There are some very important historical links between nuclear weapons and climate science, since the rapid improvement in atmospheric monitoring and modelling that occurred after WWII was very significantly driven by the desire to learn more about the likely fallout distribution of nuclear explosions. I read a fascinating article drawing many of these links, though can't find it right now.
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  2. Byron: I thought I was familiar with pretty much all the myriad loopy dissenting arguments.

    Me too. There are a lot of problems with this idea beyond the basic erg deficit. I don't think nuclear weapons release a new form of energy that is unusually subject to gravitational attraction, weapons testing largely ended a long time ago, yet the energy released in those tests is supposed to be lingering? How?

    Is a bizarre argument like this a sign of hope or cause for depression? Desperate hail Mary or indicator of a receptive audience whose thinking skills have collapsed and dribbled away like ice cream on a a hot summer day?
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  3. I certainly can't recall seeing anyone make this claim before online.
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  4. Tom Curtis, in your third 'graph, under the "Annual Yields" graph, you've mispelled 'from' to 'form.'

    I understand though, having rented flingers, too..;)

    Thanks for this article, and to Doug: I'm waiting for bated breath to hear what next the denialisti come up with, for the global warmings, as their cherished 'causes' fall like dominos.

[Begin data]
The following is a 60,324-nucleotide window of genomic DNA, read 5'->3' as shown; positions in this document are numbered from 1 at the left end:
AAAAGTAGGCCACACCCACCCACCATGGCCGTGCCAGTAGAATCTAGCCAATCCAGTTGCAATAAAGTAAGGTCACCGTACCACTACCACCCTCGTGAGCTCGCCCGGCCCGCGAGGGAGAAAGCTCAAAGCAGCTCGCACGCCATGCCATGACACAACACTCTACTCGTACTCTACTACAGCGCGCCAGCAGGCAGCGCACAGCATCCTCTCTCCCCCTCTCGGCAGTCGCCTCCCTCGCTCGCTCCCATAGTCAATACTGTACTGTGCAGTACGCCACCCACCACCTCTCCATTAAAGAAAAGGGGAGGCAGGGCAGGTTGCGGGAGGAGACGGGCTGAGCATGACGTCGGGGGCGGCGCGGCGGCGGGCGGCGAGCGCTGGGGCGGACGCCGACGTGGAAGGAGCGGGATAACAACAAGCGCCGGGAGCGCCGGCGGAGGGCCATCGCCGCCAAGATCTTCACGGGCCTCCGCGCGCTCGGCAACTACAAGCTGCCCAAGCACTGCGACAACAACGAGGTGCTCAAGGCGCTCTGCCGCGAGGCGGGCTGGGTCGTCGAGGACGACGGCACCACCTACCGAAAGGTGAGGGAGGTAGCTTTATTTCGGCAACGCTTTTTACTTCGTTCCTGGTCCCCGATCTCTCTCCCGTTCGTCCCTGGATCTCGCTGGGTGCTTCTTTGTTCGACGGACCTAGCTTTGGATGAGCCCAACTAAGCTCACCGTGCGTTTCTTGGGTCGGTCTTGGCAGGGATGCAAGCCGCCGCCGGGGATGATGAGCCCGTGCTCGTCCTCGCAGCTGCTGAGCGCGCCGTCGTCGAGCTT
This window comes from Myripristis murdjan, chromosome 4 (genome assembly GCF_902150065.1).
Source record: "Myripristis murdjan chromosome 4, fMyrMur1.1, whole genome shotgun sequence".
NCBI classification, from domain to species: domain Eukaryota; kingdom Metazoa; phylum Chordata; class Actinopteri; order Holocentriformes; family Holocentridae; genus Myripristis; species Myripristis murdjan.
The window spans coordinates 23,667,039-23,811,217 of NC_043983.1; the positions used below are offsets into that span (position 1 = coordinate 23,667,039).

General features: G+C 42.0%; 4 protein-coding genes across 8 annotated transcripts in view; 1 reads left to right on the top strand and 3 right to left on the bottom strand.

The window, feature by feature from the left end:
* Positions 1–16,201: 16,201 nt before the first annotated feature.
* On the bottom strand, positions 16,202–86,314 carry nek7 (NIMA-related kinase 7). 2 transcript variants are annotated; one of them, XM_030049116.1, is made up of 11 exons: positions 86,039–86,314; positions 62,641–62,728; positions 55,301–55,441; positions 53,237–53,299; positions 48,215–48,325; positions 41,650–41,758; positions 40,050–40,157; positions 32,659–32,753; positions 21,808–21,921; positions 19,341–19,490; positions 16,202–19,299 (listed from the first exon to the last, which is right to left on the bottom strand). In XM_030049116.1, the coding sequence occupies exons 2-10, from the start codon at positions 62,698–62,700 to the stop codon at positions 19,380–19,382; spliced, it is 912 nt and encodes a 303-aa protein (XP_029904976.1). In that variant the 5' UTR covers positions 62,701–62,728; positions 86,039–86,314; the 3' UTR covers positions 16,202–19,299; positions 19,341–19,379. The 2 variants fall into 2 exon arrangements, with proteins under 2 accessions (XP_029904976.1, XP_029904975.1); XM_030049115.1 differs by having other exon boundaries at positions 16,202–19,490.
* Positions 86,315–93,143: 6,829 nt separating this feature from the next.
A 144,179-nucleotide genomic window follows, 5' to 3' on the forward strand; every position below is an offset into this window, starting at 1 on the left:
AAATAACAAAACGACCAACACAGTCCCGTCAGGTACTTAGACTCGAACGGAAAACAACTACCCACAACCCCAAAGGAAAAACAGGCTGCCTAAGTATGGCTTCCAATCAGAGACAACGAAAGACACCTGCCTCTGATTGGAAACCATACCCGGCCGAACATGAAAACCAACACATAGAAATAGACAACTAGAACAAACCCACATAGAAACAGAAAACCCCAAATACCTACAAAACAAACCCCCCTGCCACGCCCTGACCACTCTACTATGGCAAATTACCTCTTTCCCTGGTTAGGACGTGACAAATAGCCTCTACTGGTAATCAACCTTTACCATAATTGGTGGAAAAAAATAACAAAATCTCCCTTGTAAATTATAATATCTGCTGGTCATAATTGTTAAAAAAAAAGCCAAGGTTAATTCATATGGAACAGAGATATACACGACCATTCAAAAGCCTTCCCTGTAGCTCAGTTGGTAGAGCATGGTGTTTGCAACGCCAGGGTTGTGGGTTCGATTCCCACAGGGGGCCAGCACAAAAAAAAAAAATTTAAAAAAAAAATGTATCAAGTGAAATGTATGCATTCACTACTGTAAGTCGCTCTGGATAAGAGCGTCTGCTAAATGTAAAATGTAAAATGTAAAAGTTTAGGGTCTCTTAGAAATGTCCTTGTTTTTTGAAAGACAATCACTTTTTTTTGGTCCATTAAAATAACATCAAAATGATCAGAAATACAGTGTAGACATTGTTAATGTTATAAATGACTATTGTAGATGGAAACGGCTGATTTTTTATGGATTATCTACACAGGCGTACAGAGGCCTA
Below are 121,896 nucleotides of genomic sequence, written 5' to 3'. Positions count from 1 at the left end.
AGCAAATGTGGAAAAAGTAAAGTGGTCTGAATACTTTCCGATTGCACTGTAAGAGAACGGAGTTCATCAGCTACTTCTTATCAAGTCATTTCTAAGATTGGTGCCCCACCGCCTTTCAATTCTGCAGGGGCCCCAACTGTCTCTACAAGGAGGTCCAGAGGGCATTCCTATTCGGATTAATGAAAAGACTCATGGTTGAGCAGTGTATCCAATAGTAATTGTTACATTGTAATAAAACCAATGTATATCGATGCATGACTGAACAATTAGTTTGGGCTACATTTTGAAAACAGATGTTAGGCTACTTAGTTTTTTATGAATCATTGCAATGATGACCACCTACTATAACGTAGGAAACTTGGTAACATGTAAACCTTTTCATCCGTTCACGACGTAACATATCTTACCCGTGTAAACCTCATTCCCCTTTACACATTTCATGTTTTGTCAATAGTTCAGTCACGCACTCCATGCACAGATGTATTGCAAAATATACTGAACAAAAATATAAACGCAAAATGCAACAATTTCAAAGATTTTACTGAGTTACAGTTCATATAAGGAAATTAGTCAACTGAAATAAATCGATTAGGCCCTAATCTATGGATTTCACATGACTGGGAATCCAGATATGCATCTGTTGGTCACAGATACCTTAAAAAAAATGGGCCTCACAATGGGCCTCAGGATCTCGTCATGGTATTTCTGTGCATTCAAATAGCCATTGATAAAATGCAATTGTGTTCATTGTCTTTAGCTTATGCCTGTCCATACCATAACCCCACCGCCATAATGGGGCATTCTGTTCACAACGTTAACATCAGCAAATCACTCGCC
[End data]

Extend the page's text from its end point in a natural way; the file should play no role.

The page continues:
Excessive planting of sunflowers, causing too much reflection of yellow light up to the troposphere?

    Where I live--surrounded by ~25K acres of corn, alfalfa, and *sunflowers*, and in the county in which I live (where I'm one of two, *maybe* ten Progressives--it would be an easy sell.

    You heard it here, first...;(
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  5. On a more serious note, have a look at the discussion in Fujii 2011, on stagnation of Global Warming in mid 20th Century. Interesting read, and more of a case for cooling due to atmospheric nuclear explosions than warming
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    Moderator Response: [DB] Fixed link.
  6. Byron et al. "I thought I was familiar with pretty much all the myriad loopy dissenting arguments. This one took me by surprise."

    I'll bet you don't know this one either.
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  7. Like the sheep.

    The world sheep population has fallen by 1% since 1992.